For those in the hobby who bore easily: another excellent feature of PANZER LEADER — particularly for players who really like to experiment with their favorite games — is that it has been the inspiration for a number of innovative game variants and expansions. For example, new rules, scenarios, and unmounted counters were published in the General, Vol. 15, No. 2, for Ramiro Cruz’ interesting variant on the first battle for France, PANZER LEADER 1940; rules and scenarios for paratroops were added by Oscar Oates in the General, Vol. 20, No. 2, in PARA-LEADER; and finally, Alan Arnold’s nicely-realized, after-market PANZER LEADER expansion, PANZER LEADER — For King and Country was published in 2002, complete with additional rules, scenarios, and improved (corrected) British counters.
Sadly, PANZER LEADER, like PANZERBLITZ, has gradually lost a number of its once loyal fans as the years have passed; although not, as one might expect, to games like SPI’s PANZER ’44 (1975) or Yaquinto Games’ ARMOR (1980). Instead, quite a few of the armored enthusiasts I know, have, over time, transitioned to Avalanche Press' excellent PANZER GRENADIER series of games. And I completely understand their reasoning: it is a richly-textured and varied collection of titles. Nonetheless, speaking as someone who continues to enjoy the fast-moving (if less detailed) excitement of the older game, this development is still disappointing; even if it probably was inevitable. Interestingly, based on what I have seen within my own circle of gaming friends, more than a few of the players who abandoned PANZER LEADER and its armored tactical counterparts, seem to have migrated first to SQUAD LEADER and then continued on to immerse themselves in the simpler version’s vastly more complicated, mutant off-spring, ADVANCED SQUAD LEADER. One can hardly blame them, I suppose. For many really dedicated tactical players, I suspect that the denser, more richly-textured SL and ASL Game Systems are simply irresistible; they seem to be both a lot more realistic as simulations, and much more challenging as games. I confess that I even tried SQUAD LEADER, myself, many years ago; but something about the game system just didn’t work for me. Therefore, I am — at least for the foreseeable future — planning to stick with PANZER LEADER. It may be a little dated and unrealistic by today’s design standards, but it offers enough detail to suit me. Besides, I can carry my copy of PANZER LEADER under one arm whenever I want to take the game with me; and, unlike my ASL brethren, I am not obliged to lug along a steamer trunk full of gaming paraphernalia every time I head out to meet an opponent, just to be sure that I have everything that I could possibly need for the upcoming match.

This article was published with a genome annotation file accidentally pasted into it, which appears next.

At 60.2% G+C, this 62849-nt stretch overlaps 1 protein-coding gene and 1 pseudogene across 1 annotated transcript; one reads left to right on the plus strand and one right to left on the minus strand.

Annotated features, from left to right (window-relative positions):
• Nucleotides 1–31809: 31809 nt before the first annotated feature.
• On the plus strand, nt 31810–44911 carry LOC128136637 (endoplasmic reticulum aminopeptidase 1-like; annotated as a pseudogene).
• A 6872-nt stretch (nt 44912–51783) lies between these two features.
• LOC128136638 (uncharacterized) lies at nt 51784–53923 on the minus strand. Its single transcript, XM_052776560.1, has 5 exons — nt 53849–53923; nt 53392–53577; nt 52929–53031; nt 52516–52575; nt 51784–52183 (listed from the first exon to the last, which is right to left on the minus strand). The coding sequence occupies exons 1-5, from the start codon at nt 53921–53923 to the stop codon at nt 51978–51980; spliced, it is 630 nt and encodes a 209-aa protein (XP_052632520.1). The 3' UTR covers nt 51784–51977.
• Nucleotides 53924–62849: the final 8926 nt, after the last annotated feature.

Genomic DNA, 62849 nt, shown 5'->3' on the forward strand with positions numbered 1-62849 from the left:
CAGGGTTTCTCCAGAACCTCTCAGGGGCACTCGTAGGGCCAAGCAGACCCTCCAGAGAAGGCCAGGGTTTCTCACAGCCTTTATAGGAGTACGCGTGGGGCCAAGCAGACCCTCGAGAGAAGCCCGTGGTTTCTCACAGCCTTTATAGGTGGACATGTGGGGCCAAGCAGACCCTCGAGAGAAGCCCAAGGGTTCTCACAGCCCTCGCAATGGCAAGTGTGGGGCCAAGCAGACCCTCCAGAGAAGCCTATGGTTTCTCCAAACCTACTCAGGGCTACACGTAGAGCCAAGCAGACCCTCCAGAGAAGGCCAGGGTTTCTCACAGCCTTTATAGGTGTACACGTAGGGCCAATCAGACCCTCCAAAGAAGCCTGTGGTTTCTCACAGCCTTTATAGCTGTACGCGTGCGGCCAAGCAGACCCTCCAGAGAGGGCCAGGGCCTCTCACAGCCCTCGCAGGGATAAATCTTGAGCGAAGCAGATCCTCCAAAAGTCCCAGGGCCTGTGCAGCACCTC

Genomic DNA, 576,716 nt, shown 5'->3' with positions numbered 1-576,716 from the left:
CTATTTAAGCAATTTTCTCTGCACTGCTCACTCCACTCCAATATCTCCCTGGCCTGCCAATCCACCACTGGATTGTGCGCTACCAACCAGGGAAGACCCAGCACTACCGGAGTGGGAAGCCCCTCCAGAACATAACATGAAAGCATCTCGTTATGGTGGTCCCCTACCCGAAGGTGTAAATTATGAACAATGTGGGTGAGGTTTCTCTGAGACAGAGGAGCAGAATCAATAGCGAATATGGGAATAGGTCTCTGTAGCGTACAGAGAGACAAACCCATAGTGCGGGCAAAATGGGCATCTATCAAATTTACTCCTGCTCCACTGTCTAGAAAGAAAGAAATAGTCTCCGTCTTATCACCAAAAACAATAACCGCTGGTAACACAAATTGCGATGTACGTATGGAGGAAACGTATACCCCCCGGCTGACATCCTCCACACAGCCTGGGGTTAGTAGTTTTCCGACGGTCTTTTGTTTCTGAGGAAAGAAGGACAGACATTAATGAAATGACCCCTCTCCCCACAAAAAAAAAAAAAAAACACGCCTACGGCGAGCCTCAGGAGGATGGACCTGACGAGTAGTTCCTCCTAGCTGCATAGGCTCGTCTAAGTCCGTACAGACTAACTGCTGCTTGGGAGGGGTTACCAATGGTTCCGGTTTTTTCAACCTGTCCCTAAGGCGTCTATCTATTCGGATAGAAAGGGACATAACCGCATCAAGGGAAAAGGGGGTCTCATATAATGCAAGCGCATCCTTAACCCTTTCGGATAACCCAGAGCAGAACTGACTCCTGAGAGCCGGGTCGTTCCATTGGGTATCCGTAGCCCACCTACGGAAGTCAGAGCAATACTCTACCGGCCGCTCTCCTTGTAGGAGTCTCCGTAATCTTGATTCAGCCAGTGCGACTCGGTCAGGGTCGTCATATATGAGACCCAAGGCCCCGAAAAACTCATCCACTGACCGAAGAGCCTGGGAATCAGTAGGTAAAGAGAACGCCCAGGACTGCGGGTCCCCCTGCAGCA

- Time Scale: 6 minutes per game turn
- Map Scale: 250 meters per hex
- Unit Size: platoon/battery
- Unit Types: various German and Allied (American, British, and Canadian) Armored Fighting Vehicles (AFVs), self-propelled artillery (SPA), Nebelwerfer (rocket launcher), anti-tank, light flak, howitzer, mortar, engineer, scout (Allied), rifle, submachinegun (German), machine gun (Allied), armored infantry (Allied), security (German), wagon (German), truck, Bren carrier (Allied), halftrack, tank bridge (Allied), truck bridge (Allied), aircraft (Allied), fortification, mine, block, and information markers
- Number of Players: two
- Complexity: average/above average
- Solitaire Suitability: above average
- Average Playing Time: 1½-2 + hours (depending on scenario)
- Four 8” x 22” geomorphic hexagonal grid Map Boards
- 384 ⅝” cardboard Counters
- One 8” x 11¼” back-printed combined Game Chart (with Combat Results Table, Anti-Aircraft Table, Situation Map, and Program Identity Code System (PICS) Diagram incorporated)
- Eight 8” x 11” back-printed Scenario Instruction Cards (with Terrain Effects Chart, Target Elevation Table, and Weapons Effectiveness Chart)
- One six-sided Die
- One 5½” x 8½” Avalon Hill Game & Parts Catalogue
- One 5½” x 6½” Customer Response Card
- One 8½” x 11½” x 2” bookcase style cardboard Game Box